Advertising and marketing | UK Regulatory Outlook September 2023
Published on 27th Sep 2023
Directive to empower consumers for the green transition: Council of the European Union and Parliament reach a provisional agreement | Ofcom decides to retain stricter advertising rules for commercially-funded PSB channels | How the ASA regulates the use of generative AI in advertising
Directive to empower consumers for the green transition: Council of the European Union and Parliament reach a provisional agreement
On 19 September 2023, the Council of the European Union and Parliament reached a provisional agreement on a directive to empower consumers for the green transition. The directive was proposed by the European Commission in March 2022, and will amend the Unfair Commercial Practices Directive and the Consumer Rights Directive.
According to the press release, the provisional agreement confirms the main objectives of the proposal while adding some changes, which cover, among other things, tackling misleading environmental claims.
In particular, key changes are: (a) an increase in the transparency and monitoring of claims related to future environmental performance; and (b) the inclusion of unfair claims, based on greenhouse gas emissions offsetting, in the list of banned commercial practices.
The following practices will be banned: using generic environmental claims, such as "environmentally friendly", "natural", "biodegradable", "climate neutral" or "eco", without proof of recognised excellent environmental performance relevant to the claim.
The provisional agreement now needs to be endorsed and formally adopted by both institutions. It provides for a transposition period of 24 months after directive comes into force to allow Member States to implement the changes.
See Products section for the related changes.
Ofcom decides to retain stricter advertising rules for commercially-funded PSB channels
Ofcom has published its decision following a consultation, launched in April 2023, on possible removal of some or all of the stricter advertising rules that apply to commercially-funded public service broadcaster (PSB) channels under the Code on the Scheduling of Television Advertising (COSTA).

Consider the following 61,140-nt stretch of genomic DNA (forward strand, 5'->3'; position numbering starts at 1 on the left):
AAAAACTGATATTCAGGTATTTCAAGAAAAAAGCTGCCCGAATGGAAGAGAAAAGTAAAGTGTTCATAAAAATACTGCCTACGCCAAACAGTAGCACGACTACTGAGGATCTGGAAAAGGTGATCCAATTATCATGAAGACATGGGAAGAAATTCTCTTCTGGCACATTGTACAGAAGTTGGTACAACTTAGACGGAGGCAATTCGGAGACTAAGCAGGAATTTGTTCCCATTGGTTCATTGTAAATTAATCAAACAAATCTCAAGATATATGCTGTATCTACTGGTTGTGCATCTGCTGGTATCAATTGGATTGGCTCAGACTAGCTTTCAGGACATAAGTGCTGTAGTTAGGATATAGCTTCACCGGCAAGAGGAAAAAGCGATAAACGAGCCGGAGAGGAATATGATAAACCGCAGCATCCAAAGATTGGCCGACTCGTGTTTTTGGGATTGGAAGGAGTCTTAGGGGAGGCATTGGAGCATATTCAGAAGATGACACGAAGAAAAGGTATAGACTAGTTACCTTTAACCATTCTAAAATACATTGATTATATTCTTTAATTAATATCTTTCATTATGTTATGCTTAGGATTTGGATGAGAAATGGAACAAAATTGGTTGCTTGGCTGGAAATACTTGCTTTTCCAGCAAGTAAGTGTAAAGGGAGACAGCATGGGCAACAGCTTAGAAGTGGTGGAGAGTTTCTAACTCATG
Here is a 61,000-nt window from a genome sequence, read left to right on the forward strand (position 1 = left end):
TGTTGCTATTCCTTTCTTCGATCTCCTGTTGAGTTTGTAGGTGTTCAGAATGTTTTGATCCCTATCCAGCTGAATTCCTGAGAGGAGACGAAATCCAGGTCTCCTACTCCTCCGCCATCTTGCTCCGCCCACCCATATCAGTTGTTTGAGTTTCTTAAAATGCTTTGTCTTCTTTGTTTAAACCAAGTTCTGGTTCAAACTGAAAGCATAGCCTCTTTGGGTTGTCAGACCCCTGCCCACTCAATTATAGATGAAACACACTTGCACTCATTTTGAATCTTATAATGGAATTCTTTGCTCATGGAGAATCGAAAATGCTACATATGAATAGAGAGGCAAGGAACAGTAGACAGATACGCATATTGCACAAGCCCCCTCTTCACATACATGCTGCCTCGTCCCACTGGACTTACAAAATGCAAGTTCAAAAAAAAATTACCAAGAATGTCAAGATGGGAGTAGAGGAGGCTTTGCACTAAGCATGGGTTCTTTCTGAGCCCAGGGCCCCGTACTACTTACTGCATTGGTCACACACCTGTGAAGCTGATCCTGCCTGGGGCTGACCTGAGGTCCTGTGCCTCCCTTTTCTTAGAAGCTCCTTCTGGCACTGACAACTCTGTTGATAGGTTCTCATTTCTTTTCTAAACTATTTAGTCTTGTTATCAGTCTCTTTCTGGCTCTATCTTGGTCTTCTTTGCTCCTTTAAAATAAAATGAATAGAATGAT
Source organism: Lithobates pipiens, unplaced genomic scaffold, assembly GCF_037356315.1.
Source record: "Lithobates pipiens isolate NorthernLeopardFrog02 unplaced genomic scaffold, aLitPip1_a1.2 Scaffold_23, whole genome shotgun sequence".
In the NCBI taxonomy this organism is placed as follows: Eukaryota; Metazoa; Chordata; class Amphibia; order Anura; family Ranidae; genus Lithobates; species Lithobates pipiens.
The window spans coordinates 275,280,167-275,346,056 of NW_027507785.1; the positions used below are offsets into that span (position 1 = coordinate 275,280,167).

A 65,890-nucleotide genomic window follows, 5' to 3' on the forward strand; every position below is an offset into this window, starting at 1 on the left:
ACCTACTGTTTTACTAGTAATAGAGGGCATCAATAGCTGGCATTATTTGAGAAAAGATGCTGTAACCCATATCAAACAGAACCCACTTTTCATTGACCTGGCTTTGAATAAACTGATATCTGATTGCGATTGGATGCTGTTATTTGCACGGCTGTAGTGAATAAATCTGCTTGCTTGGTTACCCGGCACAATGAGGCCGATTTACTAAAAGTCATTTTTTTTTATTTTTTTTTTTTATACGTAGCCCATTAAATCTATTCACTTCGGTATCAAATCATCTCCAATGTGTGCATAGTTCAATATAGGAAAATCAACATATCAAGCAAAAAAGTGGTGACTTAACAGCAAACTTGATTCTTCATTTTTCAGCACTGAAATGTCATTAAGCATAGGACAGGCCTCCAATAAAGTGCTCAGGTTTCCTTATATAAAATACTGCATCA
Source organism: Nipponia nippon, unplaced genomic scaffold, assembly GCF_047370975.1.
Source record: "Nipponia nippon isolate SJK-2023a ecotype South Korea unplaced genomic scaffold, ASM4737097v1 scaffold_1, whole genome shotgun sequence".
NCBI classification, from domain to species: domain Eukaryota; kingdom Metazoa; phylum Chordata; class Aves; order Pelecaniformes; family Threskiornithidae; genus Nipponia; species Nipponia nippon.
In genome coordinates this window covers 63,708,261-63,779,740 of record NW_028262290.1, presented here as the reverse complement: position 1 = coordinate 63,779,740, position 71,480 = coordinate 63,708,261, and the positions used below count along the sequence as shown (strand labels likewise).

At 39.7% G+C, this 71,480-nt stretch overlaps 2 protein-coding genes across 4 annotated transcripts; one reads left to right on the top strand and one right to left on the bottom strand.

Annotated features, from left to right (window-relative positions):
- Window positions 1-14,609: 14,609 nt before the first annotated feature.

In a recent statement, Ofcom has outlined its decision not to remove such stricter advertising rules at this time. However, it plans to further review this issue alongside consideration of other changes to the PSB system over the coming years, including as part of the implementation of the UK Media Bill.
How the ASA regulates the use of generative AI in advertising
Generative artificial intelligence (AI) permeates and changes a variety of industries, including the advertising sector. In response to this, the UK Advertising Standards Authority (ASA) has published an article to clarify its position on how it regulates ads generated by AI.
The ASA notes that as long as the ad falls within the scope of its regulation, its rules will apply regardless of the way the ad was created. However, it notes that there may be situations where it might be important how the ad was created, for example:
- When ads, containing AI-generated images, make efficacy claims. In this case there is the potential for ads to mislead if they do not accurately reflect the efficacy of the product (here the ASA highlights the similar issue with images that are photoshopped or are subject to social media filters).
- The ASA highlights that, when creating ads using AI-generated images, it is important for advertisers to be mindful of potential biases of AI, to ensure that ads are socially responsible and do not inadvertently portray harmful stereotypes, that might be present in data used for training AI.
The ASA's article on the importance of disclosing that a post is an ad